Linked by Thom Holwerda on Wed 7th Mar 2007 22:27 UTC
Java "Although the .NET vs. Java war is basically over for control of the Windows desktop, where .NET is sure to become the managed language of choice for new Windows desktop applications, there is a new battle brewing. That battle is for the Linux desktop. Now that Java has been open sourced under the GPL, even the most strict of the 'free software only' distributions can start bundling it and integrating it into their Linux distributions out of the box."
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RE: Hmmm
by binarycrusader on Thu 8th Mar 2007 07:20 UTC in reply to "Hmmm"
Member since:

*shakes head* Sun just doesn't get it - they keep pushing swing knowing full well the suckage factor that goes with using an interpreted GUI - the speed at which Swing applications are at, you might as well use GTK + Perl for all its worth.

Just because Swing doesn't meet your purposes does not mean that it doesn't meet Sun or other people's purposes.

I think Sun "gets it" just fine.

As far as SWT? That has its own fair share of criticisms which I won't bother covering since many other people have already more than adequately stated what its problems are.

Heck, why doesn't Sun drop Netbeans, port the good stuff to Eclipse and work out an arrangement with IBM to bring Notes 8.0 to OpenSolaris?

Maybe because there are a lot of people using NetBeans that really like it, like *their* customers? You do realise that the usage of NetBeans has *grown* significantly the past few years, right?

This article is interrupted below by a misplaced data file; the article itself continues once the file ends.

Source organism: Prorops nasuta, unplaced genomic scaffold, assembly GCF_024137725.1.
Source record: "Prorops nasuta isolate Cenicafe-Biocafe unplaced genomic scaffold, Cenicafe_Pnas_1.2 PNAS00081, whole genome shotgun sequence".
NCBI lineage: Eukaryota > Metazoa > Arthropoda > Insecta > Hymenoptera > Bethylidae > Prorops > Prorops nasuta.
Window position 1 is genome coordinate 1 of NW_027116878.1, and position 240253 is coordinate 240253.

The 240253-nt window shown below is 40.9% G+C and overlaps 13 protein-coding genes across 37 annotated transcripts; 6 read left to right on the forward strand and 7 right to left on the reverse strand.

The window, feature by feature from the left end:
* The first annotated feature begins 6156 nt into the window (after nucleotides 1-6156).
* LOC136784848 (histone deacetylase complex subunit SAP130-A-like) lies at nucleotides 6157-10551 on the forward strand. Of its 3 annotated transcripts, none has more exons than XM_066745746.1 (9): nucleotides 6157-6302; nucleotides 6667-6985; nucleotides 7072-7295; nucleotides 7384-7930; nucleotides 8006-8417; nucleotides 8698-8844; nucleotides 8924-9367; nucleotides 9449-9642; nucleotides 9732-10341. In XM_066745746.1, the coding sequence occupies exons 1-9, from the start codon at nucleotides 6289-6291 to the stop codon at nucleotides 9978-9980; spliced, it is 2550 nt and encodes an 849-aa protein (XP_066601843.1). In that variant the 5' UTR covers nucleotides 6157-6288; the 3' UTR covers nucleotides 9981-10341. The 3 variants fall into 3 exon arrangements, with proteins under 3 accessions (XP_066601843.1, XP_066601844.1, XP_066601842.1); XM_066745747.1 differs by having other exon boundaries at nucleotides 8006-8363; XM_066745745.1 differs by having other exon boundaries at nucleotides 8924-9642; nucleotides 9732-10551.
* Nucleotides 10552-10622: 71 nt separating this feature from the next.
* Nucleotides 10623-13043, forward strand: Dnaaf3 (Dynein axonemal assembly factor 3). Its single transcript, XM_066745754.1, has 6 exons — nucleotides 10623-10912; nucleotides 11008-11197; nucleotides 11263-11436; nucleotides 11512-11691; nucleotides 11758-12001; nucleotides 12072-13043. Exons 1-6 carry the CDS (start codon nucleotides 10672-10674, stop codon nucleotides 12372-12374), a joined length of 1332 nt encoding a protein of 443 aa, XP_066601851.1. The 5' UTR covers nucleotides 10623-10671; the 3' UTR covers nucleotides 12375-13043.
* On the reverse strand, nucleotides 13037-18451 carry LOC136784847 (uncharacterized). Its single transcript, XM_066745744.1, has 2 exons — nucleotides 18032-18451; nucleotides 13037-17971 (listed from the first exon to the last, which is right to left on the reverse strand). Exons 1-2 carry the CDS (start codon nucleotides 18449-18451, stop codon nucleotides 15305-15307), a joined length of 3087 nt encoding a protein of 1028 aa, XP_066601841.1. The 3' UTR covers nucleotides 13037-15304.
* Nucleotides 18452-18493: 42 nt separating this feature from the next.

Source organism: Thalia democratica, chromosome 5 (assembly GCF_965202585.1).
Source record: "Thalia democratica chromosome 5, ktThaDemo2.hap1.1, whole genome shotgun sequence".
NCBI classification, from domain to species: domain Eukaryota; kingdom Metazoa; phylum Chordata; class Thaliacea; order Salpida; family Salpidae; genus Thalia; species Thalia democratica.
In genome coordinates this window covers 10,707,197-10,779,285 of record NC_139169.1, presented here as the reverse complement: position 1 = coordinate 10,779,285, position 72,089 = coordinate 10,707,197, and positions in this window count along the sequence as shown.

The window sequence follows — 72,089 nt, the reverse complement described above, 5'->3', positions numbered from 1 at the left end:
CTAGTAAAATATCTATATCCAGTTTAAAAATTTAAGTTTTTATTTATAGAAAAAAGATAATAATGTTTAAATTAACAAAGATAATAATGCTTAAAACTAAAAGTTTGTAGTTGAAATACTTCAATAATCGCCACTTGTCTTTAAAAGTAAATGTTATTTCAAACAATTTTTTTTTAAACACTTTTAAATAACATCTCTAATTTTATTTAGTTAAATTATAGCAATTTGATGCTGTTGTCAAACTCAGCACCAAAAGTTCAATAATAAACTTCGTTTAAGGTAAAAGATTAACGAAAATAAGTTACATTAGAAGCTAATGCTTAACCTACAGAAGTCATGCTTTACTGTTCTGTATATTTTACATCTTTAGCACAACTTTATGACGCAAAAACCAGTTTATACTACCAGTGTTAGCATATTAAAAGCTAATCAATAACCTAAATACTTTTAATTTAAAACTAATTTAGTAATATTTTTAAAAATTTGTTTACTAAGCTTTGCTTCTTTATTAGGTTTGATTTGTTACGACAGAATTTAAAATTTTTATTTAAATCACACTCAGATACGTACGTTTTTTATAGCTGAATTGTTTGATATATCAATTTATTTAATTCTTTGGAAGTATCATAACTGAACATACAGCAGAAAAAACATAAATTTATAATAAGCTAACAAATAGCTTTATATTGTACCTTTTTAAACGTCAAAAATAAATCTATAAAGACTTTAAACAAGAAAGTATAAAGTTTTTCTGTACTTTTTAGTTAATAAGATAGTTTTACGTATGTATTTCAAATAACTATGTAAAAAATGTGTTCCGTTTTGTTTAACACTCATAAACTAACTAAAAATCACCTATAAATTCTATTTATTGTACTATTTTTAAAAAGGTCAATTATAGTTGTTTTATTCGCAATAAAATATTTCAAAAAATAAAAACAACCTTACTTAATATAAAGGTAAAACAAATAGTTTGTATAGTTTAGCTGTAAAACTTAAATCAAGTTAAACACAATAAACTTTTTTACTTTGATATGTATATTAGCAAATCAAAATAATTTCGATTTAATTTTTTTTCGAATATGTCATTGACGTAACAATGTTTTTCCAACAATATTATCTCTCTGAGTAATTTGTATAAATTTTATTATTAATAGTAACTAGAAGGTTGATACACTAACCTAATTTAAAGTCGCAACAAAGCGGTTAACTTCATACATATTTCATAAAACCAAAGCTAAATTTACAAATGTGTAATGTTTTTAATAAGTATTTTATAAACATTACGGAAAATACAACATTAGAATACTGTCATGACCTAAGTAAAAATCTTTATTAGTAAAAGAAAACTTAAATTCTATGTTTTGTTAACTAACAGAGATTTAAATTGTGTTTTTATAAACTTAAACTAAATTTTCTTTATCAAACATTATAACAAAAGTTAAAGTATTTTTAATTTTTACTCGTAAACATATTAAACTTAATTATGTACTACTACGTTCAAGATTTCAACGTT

Why would they drop a product that is very popular, has a growing community, and that their customers want? That makes no sense.

...recent example of that is their final caving in to reviving Solaris x86 in face of the reality that SPARC royally sucks on anything less than an 8 way machine.

"caving in" ? I fail to see how a decision that made *years* ago now can be defined as a "recent example", nor do I see how you qualify it as caving in.

You also seem to be severly outdated in your performance analysis of Solaris and Sparc if you believe that Solaris "SPARC royally sucks on anything less than an 8 way machine."

The right tools for the right job.

I think Sun's significant turn around not only in image, but in hardware and otherwise proves that they're doing better than you claim.

Reply Parent Score: 3

RE[2]: Hmmm
by kaiwai on Thu 8th Mar 2007 09:52 in reply to "RE: Hmmm"
kaiwai Member since:

You also seem to be severly outdated in your performance analysis of Solaris and Sparc if you believe that Solaris "SPARC royally sucks on anything less than an 8 way machine."

Look at the Specint and specfp benchmarks of SPARC vs. AMD64/Intel Core 2, and compare prices; x86 still give the best bang for the buck, especially when it comes to workstations.

$2895 for a low end, single core UltraSPARC IIIi workstation that gets its ass handed to it on a platter by a lower priced Opteron machine being sold by Sun? please. Price performance wise, UltraSPARC always come out worse.

Maybe if they shaved $1500 off the price, it would be in the realms of being realistic in regards to price/performance, but the amount demanded is simply unrealistic - wake up Sun, the days of expensive UNIX stations are long gone.

Compare the servers, an Opteron 4 way dual core machine to a similarly configured UltraSPARC machine - the x86 like the workstation will always outperform - the only saving grace for UltraSPARC is the fact can scale, but when you performance sucks that badly, you need all the scaling you can get your hands onto.

Reply Parent Score: 3